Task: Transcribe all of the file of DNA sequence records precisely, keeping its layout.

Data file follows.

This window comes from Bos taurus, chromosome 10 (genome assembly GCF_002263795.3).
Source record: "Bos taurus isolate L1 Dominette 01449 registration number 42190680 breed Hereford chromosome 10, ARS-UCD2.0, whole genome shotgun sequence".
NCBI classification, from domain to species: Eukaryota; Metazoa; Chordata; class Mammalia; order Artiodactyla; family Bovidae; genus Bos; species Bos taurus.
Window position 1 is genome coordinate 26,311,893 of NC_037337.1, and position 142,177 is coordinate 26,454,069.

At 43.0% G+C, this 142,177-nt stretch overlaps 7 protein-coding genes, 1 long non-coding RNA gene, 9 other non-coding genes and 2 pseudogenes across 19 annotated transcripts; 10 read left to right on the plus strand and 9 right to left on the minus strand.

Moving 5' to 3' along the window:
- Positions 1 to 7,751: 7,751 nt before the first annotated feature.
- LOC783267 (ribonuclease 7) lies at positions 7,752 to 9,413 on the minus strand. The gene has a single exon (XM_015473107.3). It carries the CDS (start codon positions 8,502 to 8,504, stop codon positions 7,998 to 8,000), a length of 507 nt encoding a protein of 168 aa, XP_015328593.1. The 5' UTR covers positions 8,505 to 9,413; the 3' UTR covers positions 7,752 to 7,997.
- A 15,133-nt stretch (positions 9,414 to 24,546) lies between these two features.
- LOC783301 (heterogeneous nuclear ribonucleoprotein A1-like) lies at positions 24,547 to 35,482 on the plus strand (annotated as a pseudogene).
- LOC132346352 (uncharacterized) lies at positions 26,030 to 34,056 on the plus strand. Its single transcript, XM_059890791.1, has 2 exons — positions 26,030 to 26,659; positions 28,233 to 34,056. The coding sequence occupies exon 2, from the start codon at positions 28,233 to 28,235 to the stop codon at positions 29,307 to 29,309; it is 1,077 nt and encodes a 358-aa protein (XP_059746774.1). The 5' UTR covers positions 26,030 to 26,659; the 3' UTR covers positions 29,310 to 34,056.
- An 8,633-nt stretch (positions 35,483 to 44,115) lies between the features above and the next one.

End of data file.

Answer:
This window comes from Bos taurus, chromosome 10 (genome assembly GCF_002263795.3).
Source record: "Bos taurus isolate L1 Dominette 01449 registration number 42190680 breed Hereford chromosome 10, ARS-UCD2.0, whole genome shotgun sequence".
NCBI classification, from domain to species: Eukaryota; Metazoa; Chordata; class Mammalia; order Artiodactyla; family Bovidae; genus Bos; species Bos taurus.
Window position 1 is genome coordinate 26,311,893 of NC_037337.1, and position 142,177 is coordinate 26,454,069.

At 43.0% G+C, this 142,177-nt stretch overlaps 7 protein-coding genes, 1 long non-coding RNA gene, 9 other non-coding genes and 2 pseudogenes across 19 annotated transcripts; 10 read left to right on the plus strand and 9 right to left on the minus strand.

Moving 5' to 3' along the window:
- Positions 1 to 7,751: 7,751 nt before the first annotated feature.
- LOC783267 (ribonuclease 7) lies at positions 7,752 to 9,413 on the minus strand. The gene has a single exon (XM_015473107.3). It carries the CDS (start codon positions 8,502 to 8,504, stop codon positions 7,998 to 8,000), a length of 507 nt encoding a protein of 168 aa, XP_015328593.1. The 5' UTR covers positions 8,505 to 9,413; the 3' UTR covers positions 7,752 to 7,997.
- A 15,133-nt stretch (positions 9,414 to 24,546) lies between these two features.
- LOC783301 (heterogeneous nuclear ribonucleoprotein A1-like) lies at positions 24,547 to 35,482 on the plus strand (annotated as a pseudogene).
- LOC132346352 (uncharacterized) lies at positions 26,030 to 34,056 on the plus strand. Its single transcript, XM_059890791.1, has 2 exons — positions 26,030 to 26,659; positions 28,233 to 34,056. The coding sequence occupies exon 2, from the start codon at positions 28,233 to 28,235 to the stop codon at positions 29,307 to 29,309; it is 1,077 nt and encodes a 358-aa protein (XP_059746774.1). The 5' UTR covers positions 26,030 to 26,659; the 3' UTR covers positions 29,310 to 34,056.
- An 8,633-nt stretch (positions 35,483 to 44,115) lies between the features above and the next one.